We pause briefly to shoot a westbound manifest train at Fort Piegan, then head back into Cut Bank to get the baretable train on the bridge under improving skies. We hold our position at the bridge and get the eastbound Empire Builder under rapidly improving skies. Next is a westbound stack train that we shoot broadside on the bridge.

With no trains imminent, we head into Cut Bank and do some exploring. We find the Amtrak station, and nearby is a string of wooden grain elevators (alas, with one of them being demolished). From there we head east onto the plains, pausing to shoot the grain elevator at Ethridge. Eventually we wind up in downtown Shelby where a local is switching in front of the station.

Ultimately a westbound stack train draws our attention, so we attempt a broadside shot at the elevator at Ethridge with very mixed results (although two horses add to the charm). We do far better with the train crossing the bridge at Cut Bank. Heading back east, we encounter a grain train just west of Ethridge. From here our eastward trek continues back through Shelby until we encounter a manifest train at Dunkirk, where we get him passing the elevator. A mis-timed chase has us missing the head end off the overhead bridge in Shelby, but we do get some military vehicles mid-train.

Back to the east we head, exploring the small elevator towns along the way. Devon has three nice wooden elevators (but no town), while Galata features two elevators and stock pens on the edge of its small town. Lothair, another town with no town, has two elevators, including one without its side sheathing, revealing the rustic wood beneath. Tiber has three good-looking elevators.

Finally we hit our first big town since Shelby at Chester. The "welcome to Chester" sign features wheat stalks and a wooden grain elevator, and peering past the sign you can see the BNSF main line and two elevators downtown. Wouldn't it be nice to get a train here? We really need a westbound. No sooner have we gotten east of town than a westbound shows up, and we scramble back to our spot with the sign and the elevators. We continue our westbound chase, getting the train passing the elevators at Tiber, Lothair, Galata (not enough time to get into town, so we settle for a broadside) and Devon. Heading back east, we encounter a stack train and once again don't have enough time to get into downtown Galata, so once again we settle for a broadside.

Okay, enough of this. We need the shot in downtown Galata with the elevators and stock pens, so we set up in town anticipating the westbound Empire Builder. And we wait. And we wait. Finally a call to Amtrak confirms our fear -- somehow the Builder snuck past us. BNSF to the rescue, however, and we get a westbound freight pounding past the corrals.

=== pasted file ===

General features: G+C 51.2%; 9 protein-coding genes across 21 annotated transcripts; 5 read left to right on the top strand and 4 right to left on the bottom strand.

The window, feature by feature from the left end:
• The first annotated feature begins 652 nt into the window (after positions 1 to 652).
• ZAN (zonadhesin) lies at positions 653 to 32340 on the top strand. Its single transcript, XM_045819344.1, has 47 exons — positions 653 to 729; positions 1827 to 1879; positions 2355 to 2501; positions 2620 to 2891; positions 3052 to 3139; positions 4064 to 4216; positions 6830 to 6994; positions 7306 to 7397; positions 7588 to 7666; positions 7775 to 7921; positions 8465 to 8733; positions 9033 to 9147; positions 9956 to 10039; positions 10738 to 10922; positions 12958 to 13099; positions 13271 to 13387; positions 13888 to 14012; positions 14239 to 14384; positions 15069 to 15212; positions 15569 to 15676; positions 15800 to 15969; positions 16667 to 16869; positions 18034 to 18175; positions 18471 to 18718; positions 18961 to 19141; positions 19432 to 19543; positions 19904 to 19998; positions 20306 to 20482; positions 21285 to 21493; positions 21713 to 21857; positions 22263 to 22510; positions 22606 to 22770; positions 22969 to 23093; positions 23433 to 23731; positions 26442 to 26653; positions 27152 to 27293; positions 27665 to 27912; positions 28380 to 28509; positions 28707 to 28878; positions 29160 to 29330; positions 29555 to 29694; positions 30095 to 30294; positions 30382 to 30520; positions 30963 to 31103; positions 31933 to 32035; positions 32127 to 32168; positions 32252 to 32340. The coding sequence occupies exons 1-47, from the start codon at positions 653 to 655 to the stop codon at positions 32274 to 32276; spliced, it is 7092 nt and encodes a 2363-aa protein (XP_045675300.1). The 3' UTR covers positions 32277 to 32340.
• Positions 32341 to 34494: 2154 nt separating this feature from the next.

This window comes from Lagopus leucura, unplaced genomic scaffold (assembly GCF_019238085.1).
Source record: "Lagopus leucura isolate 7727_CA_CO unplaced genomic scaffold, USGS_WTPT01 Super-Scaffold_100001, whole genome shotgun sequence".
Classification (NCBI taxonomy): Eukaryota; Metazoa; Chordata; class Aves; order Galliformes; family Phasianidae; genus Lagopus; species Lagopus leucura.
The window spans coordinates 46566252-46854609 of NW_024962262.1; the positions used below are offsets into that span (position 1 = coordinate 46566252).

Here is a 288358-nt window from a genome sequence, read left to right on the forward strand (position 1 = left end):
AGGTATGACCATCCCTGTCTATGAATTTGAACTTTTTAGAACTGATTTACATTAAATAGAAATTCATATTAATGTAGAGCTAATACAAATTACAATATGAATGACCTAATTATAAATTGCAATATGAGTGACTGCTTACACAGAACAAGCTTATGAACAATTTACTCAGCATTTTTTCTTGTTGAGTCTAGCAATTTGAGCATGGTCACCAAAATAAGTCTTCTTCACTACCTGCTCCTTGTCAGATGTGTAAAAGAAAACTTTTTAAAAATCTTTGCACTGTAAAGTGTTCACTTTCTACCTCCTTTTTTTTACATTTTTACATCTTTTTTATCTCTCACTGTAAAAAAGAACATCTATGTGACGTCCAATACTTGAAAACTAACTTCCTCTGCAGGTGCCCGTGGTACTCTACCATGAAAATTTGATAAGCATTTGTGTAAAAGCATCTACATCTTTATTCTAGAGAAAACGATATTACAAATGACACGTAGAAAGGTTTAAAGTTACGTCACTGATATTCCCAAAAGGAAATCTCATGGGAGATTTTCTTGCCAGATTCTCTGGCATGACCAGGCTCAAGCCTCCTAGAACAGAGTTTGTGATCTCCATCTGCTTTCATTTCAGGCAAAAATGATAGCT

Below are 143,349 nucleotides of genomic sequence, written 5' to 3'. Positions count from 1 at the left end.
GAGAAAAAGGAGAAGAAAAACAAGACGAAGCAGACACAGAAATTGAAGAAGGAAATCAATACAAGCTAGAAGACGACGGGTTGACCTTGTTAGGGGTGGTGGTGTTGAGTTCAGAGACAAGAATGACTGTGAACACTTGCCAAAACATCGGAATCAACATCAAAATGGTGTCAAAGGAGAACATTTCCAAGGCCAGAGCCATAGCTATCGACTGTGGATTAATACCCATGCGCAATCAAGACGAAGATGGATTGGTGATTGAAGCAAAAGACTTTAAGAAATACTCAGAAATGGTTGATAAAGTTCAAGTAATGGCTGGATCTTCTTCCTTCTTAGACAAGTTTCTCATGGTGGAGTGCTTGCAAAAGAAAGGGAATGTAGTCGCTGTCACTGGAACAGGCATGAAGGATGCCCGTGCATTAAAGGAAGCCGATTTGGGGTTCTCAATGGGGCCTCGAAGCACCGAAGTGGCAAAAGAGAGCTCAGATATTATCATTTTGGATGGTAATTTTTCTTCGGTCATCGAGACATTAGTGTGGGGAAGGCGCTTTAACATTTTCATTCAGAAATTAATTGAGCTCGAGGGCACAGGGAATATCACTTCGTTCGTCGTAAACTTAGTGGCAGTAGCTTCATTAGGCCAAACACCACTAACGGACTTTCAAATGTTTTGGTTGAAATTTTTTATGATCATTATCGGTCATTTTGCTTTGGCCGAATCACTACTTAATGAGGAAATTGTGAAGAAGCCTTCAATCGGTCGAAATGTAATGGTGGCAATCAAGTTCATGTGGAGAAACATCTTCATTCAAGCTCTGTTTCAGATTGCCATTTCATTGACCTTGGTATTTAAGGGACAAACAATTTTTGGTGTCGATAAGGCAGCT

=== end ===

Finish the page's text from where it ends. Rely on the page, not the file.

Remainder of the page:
Sunset is coming, so we head back towards Chester and pause to shoot the town sign on the east end of town (featuring an F-unit and a grain elevator) as the sky turns color. We stop east of Joplin to get the town's elevator-enhanced skyline against an orange sunset. Finally we stop at Rudyard to get MMA Grain's ex-Rarus Railroad switcher. In the gathering twilight, we get a westbound BNSF freight, then after sunset we break out the flash and do several night shots. Satisfied, we head into Havre for the night.

Monday, July 13, 2009

Winterail-fanning -- 2009 Edition

Things are a bit quiet right now, so with nothing new to report in 2009 let's go back a few months to March and look at a trip I took with my brother Bruce to California. The reason for going was to attend the big railroad slide show, Winterail, in Stockton. But with air fares cooperating, we decided to fly into Los Angeles and spend a few days in Southern California before heading up to the Bay Area. Photos of this trip can be found in Photologues here.

Day 1: March 10, 2009 -- Black and Silver "Green" Machines
Our all-morning flight gets us into L.A. International right about lunch time, and we immediately head out for the Ports of Los Angeles and Long Beach. At the Port is the Pacific Harbor Belt, a railroad that was just named Railway Age's Short Line of the Year for its innovative roster made up entirely of low-emissions locomotives (and all painted in a Santa Fe-inspired and quite attractive silver and black).

We check in at the office, located at Pier A Yard near Wilmington, and meet railroad president Andrew Fox (I had met Andrew a few years before while visiting here with friend Dave Crammer). After congratulating him on his recent award, I asked him where would be a good place to photograph his railroad -- after all, Port security seemed tight in the post-9/11 world. Andrew quickly gets out a map and begins marking all the publicly accessible locations where trains might be found. He then gives me his card and cell phone number, in case I get hassled somewhere.